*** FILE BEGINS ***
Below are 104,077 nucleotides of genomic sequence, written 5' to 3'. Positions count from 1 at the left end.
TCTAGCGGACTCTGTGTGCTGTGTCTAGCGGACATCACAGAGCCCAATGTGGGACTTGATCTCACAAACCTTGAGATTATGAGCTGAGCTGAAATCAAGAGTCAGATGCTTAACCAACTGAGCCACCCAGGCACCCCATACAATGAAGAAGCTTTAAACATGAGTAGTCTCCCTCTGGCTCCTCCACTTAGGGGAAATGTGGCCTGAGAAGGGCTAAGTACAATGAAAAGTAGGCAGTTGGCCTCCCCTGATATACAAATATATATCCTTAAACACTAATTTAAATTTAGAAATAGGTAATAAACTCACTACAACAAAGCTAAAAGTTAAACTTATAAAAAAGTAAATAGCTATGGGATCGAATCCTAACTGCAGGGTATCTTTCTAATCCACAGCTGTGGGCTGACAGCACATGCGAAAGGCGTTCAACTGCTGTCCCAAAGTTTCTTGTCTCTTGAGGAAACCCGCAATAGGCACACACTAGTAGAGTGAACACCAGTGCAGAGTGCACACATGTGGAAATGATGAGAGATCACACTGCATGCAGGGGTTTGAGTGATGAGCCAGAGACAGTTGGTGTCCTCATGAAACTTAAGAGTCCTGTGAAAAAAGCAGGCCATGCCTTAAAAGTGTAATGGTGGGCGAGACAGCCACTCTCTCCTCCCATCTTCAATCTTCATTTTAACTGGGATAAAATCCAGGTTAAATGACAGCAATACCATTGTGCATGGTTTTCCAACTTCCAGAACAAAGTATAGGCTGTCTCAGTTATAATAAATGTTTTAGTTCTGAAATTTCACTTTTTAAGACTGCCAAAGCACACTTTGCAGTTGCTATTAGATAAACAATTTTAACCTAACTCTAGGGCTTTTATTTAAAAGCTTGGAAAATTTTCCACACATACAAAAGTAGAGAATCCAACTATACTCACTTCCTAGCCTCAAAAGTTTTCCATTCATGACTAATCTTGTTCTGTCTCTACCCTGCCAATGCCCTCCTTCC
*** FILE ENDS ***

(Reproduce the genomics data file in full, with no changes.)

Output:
Below are 104,077 nucleotides of genomic sequence, written 5' to 3'. Positions count from 1 at the left end.
TCTAGCGGACTCTGTGTGCTGTGTCTAGCGGACATCACAGAGCCCAATGTGGGACTTGATCTCACAAACCTTGAGATTATGAGCTGAGCTGAAATCAAGAGTCAGATGCTTAACCAACTGAGCCACCCAGGCACCCCATACAATGAAGAAGCTTTAAACATGAGTAGTCTCCCTCTGGCTCCTCCACTTAGGGGAAATGTGGCCTGAGAAGGGCTAAGTACAATGAAAAGTAGGCAGTTGGCCTCCCCTGATATACAAATATATATCCTTAAACACTAATTTAAATTTAGAAATAGGTAATAAACTCACTACAACAAAGCTAAAAGTTAAACTTATAAAAAAGTAAATAGCTATGGGATCGAATCCTAACTGCAGGGTATCTTTCTAATCCACAGCTGTGGGCTGACAGCACATGCGAAAGGCGTTCAACTGCTGTCCCAAAGTTTCTTGTCTCTTGAGGAAACCCGCAATAGGCACACACTAGTAGAGTGAACACCAGTGCAGAGTGCACACATGTGGAAATGATGAGAGATCACACTGCATGCAGGGGTTTGAGTGATGAGCCAGAGACAGTTGGTGTCCTCATGAAACTTAAGAGTCCTGTGAAAAAAGCAGGCCATGCCTTAAAAGTGTAATGGTGGGCGAGACAGCCACTCTCTCCTCCCATCTTCAATCTTCATTTTAACTGGGATAAAATCCAGGTTAAATGACAGCAATACCATTGTGCATGGTTTTCCAACTTCCAGAACAAAGTATAGGCTGTCTCAGTTATAATAAATGTTTTAGTTCTGAAATTTCACTTTTTAAGACTGCCAAAGCACACTTTGCAGTTGCTATTAGATAAACAATTTTAACCTAACTCTAGGGCTTTTATTTAAAAGCTTGGAAAATTTTCCACACATACAAAAGTAGAGAATCCAACTATACTCACTTCCTAGCCTCAAAAGTTTTCCATTCATGACTAATCTTGTTCTGTCTCTACCCTGCCAATGCCCTCCTTCC